- I, he or she wishes to acknowledge my strength and resilience in the drama of oppression and victimisation – it is my resiliance to receive hurt, torment, pain, and shame that is the strength of the survivor.
- I, he or she wishes to get in touch with rage – the rage of forsaking myself when I needed to be strong, the rage against the violator and the abuser, and the rage of movement.
- I, he or she learns to be vigilant and gain an understanding of the mind of the Oppressor. It is this vigilance that fuels my ability to anticipate and to discover the chinks in the armor and the weaknesses of my confinement.
It takes an eternity for Michelle to trust her Survivor within – she fought back her memories and judgments to herself when she ran away from every drama of abuse. Her narrative invites all of us to look at and to trust our Survivor within.
Trusting the GUARDIAN within – but for how long?
Every Survivor is filled with self-doubt – was my ability and intent to survive the oppressor and escape victimization a fortunate act – a solo heroic moment amidst weakness and blindness fueling my self-destructiveness.
In the movie, Michelle encounters this question immediately as she emerges from her underground bunker – she has no time to get seduced by self-doubt – she has to act and look at herself beyond the Survivor and fight the world as a Guardian.
The transition from a Survivor to a Guardiam implies the following shift:
- I am forever vigilant and use my rage as resource to thwart all threats. There is not a moment where I let go of my guard and my defences. My shield and my sword are forever propped up by my side even when I sleep.
- There is no one that I can trust except myself – I am my only resource. I build a home that has the highest wall around it and there are very few who can cross the moat. I determine who can enter and who cannot.
- I hide my vulnerability and detest my weakness – I react against all that wish to discern it or attack it.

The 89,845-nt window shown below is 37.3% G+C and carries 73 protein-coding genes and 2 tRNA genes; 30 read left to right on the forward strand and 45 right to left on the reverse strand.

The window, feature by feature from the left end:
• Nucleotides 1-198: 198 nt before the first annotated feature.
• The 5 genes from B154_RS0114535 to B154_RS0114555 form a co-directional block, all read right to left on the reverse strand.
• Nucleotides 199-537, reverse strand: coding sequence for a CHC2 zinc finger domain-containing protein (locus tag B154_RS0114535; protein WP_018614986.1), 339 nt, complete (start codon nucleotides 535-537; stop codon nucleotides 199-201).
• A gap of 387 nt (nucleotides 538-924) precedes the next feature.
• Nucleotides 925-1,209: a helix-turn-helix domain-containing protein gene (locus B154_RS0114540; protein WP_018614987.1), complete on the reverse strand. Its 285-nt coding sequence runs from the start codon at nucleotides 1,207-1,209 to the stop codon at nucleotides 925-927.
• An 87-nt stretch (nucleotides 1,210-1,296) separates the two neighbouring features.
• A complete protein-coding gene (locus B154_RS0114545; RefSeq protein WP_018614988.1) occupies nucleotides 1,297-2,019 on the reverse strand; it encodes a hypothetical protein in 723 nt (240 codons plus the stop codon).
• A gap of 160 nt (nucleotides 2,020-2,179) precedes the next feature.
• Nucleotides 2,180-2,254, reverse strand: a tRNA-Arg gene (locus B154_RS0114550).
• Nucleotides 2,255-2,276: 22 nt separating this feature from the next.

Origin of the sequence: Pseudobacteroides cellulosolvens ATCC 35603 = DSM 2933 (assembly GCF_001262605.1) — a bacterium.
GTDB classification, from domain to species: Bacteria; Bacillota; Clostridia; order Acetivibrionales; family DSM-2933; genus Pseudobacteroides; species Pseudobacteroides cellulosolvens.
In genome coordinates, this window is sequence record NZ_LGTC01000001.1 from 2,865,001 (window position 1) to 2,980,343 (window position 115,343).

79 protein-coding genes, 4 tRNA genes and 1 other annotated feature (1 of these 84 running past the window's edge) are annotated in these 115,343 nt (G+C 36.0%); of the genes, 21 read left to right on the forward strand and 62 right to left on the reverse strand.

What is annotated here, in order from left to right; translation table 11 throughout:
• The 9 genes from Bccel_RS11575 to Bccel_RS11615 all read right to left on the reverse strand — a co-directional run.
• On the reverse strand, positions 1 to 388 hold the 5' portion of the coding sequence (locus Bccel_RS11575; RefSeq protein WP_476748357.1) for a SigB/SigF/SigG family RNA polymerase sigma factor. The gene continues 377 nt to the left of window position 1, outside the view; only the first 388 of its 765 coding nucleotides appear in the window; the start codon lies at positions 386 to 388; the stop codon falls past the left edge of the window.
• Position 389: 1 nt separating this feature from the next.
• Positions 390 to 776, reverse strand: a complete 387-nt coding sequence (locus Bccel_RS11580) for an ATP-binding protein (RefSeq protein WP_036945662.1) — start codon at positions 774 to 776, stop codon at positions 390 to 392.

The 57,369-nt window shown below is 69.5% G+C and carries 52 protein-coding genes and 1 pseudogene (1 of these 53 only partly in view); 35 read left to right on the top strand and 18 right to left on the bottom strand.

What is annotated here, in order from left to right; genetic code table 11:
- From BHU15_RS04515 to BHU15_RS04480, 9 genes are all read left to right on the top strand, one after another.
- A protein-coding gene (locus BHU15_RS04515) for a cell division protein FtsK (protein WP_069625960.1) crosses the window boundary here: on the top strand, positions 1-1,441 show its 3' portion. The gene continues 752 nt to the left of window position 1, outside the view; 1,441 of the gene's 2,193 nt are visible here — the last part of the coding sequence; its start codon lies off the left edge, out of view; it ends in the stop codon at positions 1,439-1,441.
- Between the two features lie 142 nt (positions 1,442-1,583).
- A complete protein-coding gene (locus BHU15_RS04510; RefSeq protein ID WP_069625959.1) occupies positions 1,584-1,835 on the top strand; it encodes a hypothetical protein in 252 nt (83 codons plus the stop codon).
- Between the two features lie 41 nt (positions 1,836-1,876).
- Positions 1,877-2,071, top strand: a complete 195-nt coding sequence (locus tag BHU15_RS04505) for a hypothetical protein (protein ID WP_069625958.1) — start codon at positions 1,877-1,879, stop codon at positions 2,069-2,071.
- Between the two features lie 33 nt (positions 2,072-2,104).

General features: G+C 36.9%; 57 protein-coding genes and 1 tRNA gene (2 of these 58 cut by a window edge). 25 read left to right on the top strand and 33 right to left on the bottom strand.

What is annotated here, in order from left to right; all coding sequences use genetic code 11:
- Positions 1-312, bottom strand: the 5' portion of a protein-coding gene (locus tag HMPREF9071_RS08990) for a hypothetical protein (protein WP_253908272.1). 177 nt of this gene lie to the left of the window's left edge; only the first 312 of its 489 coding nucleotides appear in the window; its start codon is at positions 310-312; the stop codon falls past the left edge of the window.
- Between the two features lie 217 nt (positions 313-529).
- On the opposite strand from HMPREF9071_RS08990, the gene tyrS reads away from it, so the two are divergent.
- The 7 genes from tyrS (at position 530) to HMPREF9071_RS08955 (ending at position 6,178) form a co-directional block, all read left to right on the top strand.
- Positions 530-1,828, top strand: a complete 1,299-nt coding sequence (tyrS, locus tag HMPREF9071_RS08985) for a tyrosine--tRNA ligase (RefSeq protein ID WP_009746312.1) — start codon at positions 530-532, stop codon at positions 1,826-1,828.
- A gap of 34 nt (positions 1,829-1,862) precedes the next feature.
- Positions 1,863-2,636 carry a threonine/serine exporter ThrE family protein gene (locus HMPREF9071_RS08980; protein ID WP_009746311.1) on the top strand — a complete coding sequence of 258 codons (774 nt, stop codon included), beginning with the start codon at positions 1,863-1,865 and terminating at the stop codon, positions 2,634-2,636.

But for how long?
The Guardian both protects and insulates us – the guardian knows how to become the new CAPTOR – except that this captor is more akin to our needs and wants.
The Guardian never allows and lets our guard own and serves to imprison us and our human-ness.
The Guardian blinds us to new possibilities. In my encounters – I have seen how the Guardian is actually the shadow of the Oppressor and immortalises the victimhood.
The Guardian is often the Ronin or the Mercenary that dupes us into fighting wars and battles that do not belong to us, sustaining scars and wounds that we do not need.
Michelle’s narrative is powerful as she deploys the guardian but comes across the final threshold that ends up defining who she wishes to become.
Defining the Cause of the Warrior
Michelle’s narrative accelerates her to the final dilemma – what is the cause that she wishes to commit to as she discovers newfound strengths and powers within her – a cause that is beyond her survival and her own guardian.
The movie poignantly ends in her making a active choice for herself for the first time – so far she has been only responding to triggers and being acted upon.
I believe that the Guardian can be self-limiting and narcissistic unless:
- The Guardian finds a cause that includes others
- That in pursuit of this larger than oneself cause, one is prepared to be a Warrior
- And that in this cause, one defines a Dharma of the Warrior (the code of the Warrior) – the dharma invites others to join in.
- In India, the warrior identity comes from the Saint-Soldier identity.
Over the years, in process work and counselling, I have found that the worlds of the Victim, the Survivor, the Guardian and the Warrior are not discerned well enough – and that the Warrior identity is loosely configured and offered. It creates confusion in the mind of the recipient and does not allow for a narrative to unfold.
I have met many a warriors who have gone beyond a Survivor and a Guardian – who have discovered a dharma and a cause to live and fight for – a gift to themselves that makes life worthwhile.
10 Cloverfield Lane is a lovely narrative that depicts this transformation … there are other such equally gripping narratives of course. But each of these narratives builds a complexity within the 2nd Prince identity that is often denied and overlooked.
The journey from Victim to Survivor to Guardian to Warrior does not run one-way – the possibilities of regression are many and slippery. Self awareness helps one discern where one is getting stuck and entrenched in.
Do critique and comment on this journey painted in this blog…